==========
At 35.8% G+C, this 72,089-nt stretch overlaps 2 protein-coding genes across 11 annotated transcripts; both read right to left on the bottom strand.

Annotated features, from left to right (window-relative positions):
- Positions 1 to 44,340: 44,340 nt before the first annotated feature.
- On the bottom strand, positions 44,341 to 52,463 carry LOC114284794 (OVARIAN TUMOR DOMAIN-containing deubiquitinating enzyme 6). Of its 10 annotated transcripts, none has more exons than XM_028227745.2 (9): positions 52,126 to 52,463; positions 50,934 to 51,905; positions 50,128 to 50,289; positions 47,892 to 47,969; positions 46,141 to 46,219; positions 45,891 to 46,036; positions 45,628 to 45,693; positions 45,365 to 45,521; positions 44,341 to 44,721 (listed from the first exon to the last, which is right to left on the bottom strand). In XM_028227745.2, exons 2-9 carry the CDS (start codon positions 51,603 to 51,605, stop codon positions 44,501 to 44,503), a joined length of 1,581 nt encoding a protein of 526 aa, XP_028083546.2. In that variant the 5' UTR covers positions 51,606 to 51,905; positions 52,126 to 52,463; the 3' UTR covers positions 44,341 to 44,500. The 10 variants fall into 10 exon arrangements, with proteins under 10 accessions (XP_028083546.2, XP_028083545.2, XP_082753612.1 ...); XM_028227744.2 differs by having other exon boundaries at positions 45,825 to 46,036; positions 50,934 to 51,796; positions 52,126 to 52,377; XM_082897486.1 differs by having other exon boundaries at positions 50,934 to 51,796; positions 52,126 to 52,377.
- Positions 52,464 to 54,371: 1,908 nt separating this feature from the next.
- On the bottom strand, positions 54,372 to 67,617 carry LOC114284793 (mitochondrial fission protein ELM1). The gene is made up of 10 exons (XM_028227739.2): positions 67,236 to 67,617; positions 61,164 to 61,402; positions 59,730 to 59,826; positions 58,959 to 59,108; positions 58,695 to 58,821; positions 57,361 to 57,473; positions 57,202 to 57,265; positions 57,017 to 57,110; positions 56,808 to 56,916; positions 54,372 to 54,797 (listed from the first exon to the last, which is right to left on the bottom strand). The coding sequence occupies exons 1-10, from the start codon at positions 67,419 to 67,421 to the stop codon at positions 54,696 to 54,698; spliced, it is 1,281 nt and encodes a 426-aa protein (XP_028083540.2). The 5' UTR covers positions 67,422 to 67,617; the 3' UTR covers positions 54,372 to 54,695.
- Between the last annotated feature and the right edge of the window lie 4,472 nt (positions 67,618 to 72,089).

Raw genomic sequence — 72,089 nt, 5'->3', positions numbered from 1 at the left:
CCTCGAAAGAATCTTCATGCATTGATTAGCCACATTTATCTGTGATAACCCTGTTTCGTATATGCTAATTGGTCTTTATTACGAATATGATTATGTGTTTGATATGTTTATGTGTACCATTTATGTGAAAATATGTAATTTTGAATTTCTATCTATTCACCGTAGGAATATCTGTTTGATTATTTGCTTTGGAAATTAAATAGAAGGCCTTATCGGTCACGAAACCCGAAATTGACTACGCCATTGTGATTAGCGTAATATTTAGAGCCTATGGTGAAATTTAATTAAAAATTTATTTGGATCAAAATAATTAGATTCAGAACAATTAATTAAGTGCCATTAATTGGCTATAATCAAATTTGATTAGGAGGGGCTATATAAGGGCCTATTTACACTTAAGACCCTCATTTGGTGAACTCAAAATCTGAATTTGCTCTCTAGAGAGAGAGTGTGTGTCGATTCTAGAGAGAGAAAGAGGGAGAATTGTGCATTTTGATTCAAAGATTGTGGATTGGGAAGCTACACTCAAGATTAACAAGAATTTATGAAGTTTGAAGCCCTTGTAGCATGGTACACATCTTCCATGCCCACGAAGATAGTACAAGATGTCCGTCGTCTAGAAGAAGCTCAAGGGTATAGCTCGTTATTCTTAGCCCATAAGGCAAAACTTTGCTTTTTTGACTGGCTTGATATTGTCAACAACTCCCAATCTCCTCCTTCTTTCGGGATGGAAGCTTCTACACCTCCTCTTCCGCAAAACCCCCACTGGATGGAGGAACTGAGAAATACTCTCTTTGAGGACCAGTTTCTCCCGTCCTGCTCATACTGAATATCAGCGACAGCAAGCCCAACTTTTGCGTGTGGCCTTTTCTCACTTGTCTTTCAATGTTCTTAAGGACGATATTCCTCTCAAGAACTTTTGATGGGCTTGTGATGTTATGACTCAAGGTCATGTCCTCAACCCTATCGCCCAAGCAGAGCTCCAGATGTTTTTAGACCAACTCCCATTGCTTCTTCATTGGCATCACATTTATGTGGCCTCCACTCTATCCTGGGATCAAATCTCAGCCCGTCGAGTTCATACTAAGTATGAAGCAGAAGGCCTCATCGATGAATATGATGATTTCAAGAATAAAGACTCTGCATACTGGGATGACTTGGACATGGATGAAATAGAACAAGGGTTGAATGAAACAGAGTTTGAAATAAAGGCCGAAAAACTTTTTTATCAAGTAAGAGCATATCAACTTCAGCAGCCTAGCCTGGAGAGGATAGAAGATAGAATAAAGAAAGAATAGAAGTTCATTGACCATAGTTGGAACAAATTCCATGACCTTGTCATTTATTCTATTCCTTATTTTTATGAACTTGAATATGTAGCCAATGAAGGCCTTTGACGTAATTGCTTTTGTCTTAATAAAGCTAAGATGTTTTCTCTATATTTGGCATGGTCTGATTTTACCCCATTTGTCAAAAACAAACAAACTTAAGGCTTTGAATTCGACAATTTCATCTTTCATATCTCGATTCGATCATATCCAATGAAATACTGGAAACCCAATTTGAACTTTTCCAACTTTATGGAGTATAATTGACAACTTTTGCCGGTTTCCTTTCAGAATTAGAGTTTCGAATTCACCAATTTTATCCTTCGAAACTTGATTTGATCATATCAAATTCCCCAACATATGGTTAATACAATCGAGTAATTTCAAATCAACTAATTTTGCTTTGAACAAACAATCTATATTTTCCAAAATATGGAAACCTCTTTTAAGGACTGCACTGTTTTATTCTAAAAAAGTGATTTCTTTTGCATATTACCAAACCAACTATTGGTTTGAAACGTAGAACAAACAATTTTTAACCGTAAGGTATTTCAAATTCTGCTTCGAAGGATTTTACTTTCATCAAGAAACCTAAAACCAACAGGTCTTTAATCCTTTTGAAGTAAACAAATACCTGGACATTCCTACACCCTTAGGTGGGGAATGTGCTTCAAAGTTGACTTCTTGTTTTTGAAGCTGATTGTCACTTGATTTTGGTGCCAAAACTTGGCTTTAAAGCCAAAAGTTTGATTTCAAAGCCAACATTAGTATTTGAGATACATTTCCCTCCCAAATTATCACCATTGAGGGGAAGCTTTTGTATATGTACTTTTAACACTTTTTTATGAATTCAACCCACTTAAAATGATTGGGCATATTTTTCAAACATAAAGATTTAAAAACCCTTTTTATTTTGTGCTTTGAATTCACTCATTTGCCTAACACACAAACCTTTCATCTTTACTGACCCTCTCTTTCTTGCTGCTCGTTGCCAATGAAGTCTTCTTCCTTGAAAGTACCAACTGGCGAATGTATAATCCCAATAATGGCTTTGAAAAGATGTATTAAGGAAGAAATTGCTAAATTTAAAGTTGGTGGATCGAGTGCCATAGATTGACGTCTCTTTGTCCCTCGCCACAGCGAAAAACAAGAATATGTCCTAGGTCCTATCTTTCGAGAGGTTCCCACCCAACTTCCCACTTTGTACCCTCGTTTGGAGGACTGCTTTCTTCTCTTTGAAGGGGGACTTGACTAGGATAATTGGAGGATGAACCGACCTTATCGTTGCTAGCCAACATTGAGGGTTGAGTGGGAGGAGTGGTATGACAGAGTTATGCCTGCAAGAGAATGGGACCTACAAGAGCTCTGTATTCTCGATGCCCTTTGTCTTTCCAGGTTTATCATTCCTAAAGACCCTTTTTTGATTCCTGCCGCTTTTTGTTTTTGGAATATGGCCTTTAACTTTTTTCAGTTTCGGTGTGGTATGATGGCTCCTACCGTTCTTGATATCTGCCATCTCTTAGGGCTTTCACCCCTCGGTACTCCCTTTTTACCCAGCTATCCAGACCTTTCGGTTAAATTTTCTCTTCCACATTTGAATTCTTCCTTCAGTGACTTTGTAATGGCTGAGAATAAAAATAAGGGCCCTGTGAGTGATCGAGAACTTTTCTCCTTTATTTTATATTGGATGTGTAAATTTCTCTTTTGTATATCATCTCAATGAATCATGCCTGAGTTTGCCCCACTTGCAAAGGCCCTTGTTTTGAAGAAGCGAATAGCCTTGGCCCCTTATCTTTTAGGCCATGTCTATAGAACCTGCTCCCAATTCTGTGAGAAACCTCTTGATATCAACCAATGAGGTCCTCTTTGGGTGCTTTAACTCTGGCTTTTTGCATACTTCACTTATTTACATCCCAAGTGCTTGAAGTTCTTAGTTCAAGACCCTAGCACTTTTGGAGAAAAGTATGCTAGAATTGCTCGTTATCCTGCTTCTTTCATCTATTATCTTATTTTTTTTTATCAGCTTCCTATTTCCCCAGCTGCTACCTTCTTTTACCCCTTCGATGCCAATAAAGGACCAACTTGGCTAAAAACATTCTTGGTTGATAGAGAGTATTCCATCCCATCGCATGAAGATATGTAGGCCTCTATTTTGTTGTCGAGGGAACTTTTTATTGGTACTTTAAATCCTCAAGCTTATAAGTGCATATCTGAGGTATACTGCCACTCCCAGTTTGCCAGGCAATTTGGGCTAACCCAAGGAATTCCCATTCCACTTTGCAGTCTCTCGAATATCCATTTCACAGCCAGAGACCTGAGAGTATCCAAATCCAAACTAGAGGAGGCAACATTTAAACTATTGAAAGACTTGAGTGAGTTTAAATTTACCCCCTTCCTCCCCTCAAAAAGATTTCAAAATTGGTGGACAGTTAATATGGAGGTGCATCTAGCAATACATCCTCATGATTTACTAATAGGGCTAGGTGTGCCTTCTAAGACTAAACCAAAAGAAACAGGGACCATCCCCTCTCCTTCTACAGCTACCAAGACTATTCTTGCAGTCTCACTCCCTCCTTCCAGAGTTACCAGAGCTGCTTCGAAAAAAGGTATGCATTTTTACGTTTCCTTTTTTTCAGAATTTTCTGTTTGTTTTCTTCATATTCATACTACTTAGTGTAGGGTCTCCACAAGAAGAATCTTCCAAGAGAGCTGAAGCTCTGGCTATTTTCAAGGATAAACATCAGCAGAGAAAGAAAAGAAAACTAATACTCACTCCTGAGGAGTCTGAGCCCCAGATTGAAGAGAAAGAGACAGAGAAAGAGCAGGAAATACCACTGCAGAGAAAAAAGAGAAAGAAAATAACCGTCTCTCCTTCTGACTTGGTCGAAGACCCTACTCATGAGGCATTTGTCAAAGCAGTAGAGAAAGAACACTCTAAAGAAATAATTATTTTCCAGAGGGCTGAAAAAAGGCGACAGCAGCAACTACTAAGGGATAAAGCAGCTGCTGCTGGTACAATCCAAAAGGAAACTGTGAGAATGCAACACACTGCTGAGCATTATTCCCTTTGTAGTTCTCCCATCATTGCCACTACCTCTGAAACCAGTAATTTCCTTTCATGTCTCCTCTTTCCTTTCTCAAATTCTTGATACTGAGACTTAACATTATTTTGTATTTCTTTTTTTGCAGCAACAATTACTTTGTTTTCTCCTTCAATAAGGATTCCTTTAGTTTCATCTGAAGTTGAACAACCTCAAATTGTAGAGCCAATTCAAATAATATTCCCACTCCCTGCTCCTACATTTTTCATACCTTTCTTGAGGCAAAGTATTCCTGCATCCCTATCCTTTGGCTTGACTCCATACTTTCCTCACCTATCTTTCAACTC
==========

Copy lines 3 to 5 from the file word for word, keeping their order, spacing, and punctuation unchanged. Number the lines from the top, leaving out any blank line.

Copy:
- Positions 1 to 44,340: 44,340 nt before the first annotated feature.
- On the bottom strand, positions 44,341 to 52,463 carry LOC114284794 (OVARIAN TUMOR DOMAIN-containing deubiquitinating enzyme 6). Of its 10 annotated transcripts, none has more exons than XM_028227745.2 (9): positions 52,126 to 52,463; positions 50,934 to 51,905; positions 50,128 to 50,289; positions 47,892 to 47,969; positions 46,141 to 46,219; positions 45,891 to 46,036; positions 45,628 to 45,693; positions 45,365 to 45,521; positions 44,341 to 44,721 (listed from the first exon to the last, which is right to left on the bottom strand). In XM_028227745.2, exons 2-9 carry the CDS (start codon positions 51,603 to 51,605, stop codon positions 44,501 to 44,503), a joined length of 1,581 nt encoding a protein of 526 aa, XP_028083546.2. In that variant the 5' UTR covers positions 51,606 to 51,905; positions 52,126 to 52,463; the 3' UTR covers positions 44,341 to 44,500. The 10 variants fall into 10 exon arrangements, with proteins under 10 accessions (XP_028083546.2, XP_028083545.2, XP_082753612.1 ...); XM_028227744.2 differs by having other exon boundaries at positions 45,825 to 46,036; positions 50,934 to 51,796; positions 52,126 to 52,377; XM_082897486.1 differs by having other exon boundaries at positions 50,934 to 51,796; positions 52,126 to 52,377.
- Positions 52,464 to 54,371: 1,908 nt separating this feature from the next.